LinkedIn has groups - these allow you to join others based around a sector, place of work or other interest – for example, the University of Surrey or the Researcher Development Programme. If you are looking for groups in a particular sector or career area, then a quick Google search should find listings for you. If you know of relevant groups at your own institution, please do share them in the 23Things forum.
● Alumni Tool
A very useful feature is the alumni tool. When you go to a University group, for example, University of Surrey you will see alumni as one of the links at the top. This enables you to search for alumni and to filter e.g. by year of graduation and more usefully by qualification. For example, you can search by PhD in subject areas and by location – so a good way to build contacts both locally, nationally and internationally. Generally speaking, alumni are more likely to connect and seek to assist someone who is attending a university they themselves attended.
● Have a look at this blog post on how to create an effective academic LinkedIn profile.
● Surrey social media have blogged about optimising your LinkedIn profile.
● Here are some common mistakes to avoid.
● Many people find LinkedIn an extremely useful tool for job searching. Employers can post jobs but, more importantly, your profile can give you the opportunity to sell yourself to potential employers. Having endorsements and recommendations can help.
And finally on LinkedIn
● Recommendations – are written by a fellow LinkedIn member you have connected with and can be useful to have so that others can see what other people are saying about you and your work. You can request a recommendation and can also approve what has been written. Only post the concrete and realistic ones though – an over-enthusiastic recommendation about your general fabulousness from a friend is unlikely to impress. The overview here explains more about them and how it works.
● Skill endorsements - you can include specific skills on your profile which demonstrate your abilities to peers, colleagues and recruiters. Once you have added skills they can be validated by your first level connections, further strengthening your profile click here to find out more
● Writing articles can be another way to raise your profile and encourage engagement with your LinkedIn ‘audience’. This is not like writing an academic article but could be more described as short ‘thought pieces’. One way to start is to comment on articles produced by your connections or some of their connections before you begin writing articles yourself. Take a look here to find out more writing articles.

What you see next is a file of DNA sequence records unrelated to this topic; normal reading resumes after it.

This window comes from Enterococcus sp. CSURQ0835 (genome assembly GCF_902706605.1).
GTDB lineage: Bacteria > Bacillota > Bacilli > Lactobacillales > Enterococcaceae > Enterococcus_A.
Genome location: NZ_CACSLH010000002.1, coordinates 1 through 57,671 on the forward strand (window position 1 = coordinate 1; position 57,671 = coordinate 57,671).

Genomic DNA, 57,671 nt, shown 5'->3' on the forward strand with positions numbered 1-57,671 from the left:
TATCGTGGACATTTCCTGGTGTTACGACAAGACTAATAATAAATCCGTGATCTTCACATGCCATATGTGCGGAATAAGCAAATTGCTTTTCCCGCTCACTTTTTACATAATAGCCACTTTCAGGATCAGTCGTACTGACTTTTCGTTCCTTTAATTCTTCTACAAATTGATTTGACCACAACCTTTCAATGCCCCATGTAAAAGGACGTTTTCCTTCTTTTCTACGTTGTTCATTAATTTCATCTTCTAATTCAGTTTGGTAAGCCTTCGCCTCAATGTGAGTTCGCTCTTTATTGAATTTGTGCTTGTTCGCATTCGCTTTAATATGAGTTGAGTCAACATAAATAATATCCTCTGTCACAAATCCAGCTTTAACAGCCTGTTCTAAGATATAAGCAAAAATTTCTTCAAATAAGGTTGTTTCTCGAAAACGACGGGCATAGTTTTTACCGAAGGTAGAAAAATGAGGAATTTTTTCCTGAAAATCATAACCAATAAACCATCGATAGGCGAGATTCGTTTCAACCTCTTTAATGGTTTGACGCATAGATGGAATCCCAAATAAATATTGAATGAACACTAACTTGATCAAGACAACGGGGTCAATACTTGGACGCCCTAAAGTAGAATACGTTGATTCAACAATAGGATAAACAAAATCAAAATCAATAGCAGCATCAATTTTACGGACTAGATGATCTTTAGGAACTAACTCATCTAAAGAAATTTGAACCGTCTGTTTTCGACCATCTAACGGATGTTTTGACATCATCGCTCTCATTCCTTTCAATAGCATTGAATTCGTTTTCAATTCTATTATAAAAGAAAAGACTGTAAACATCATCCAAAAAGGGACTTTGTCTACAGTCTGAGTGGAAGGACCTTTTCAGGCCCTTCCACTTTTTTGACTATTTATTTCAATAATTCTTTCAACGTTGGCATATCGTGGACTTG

● Similar to Twitter, your posts can be shared and forwarded, so if it’s a relevant topic, LinkedIn can also be a way of highlighting an event you’re running, or recruiting participants for a study.
● You can show any qualifications or digital badges you have been awarded, too, including the one for completing 23Things…
A slightly different model…
Smart Tribe – Smart introductions between people in academia and industry experts
Smart Tribe is a free platform currently with over 12,000 members. It describes itself as a professional personalised introduction service. Once signed up, and having outlined the kind of people that you would like to connect with, twice a month you can be connected. My experience of using the platform has been positive, and in my first introduction I successfully connected with some one at a senior level within a UK government agency who I probably would have found difficult to connect with otherwise – so it is worth taking a look.
Take a look and perhaps use your blog to comment on your experience.
An Additional Training Resource
PGRs and staff at the University of Surrey can access LinkedIn Learning. It offers bite-size training on hundreds of topics, from software to management skills, statistics to design, with a healthy dose of project management. Often it’s the quickest place to find an answer to a specific how-to question about common software or analysis techniques.
Staff at University of Otago can also access the resource, while there are some other training suites available, too.
Some similar resources are available at Otago through Lynda.com:
(If you are in Surrey, you can also access Lynda by joining your local library.)
If your institution has this access, or a similar service, it’d be great to share that on the forum.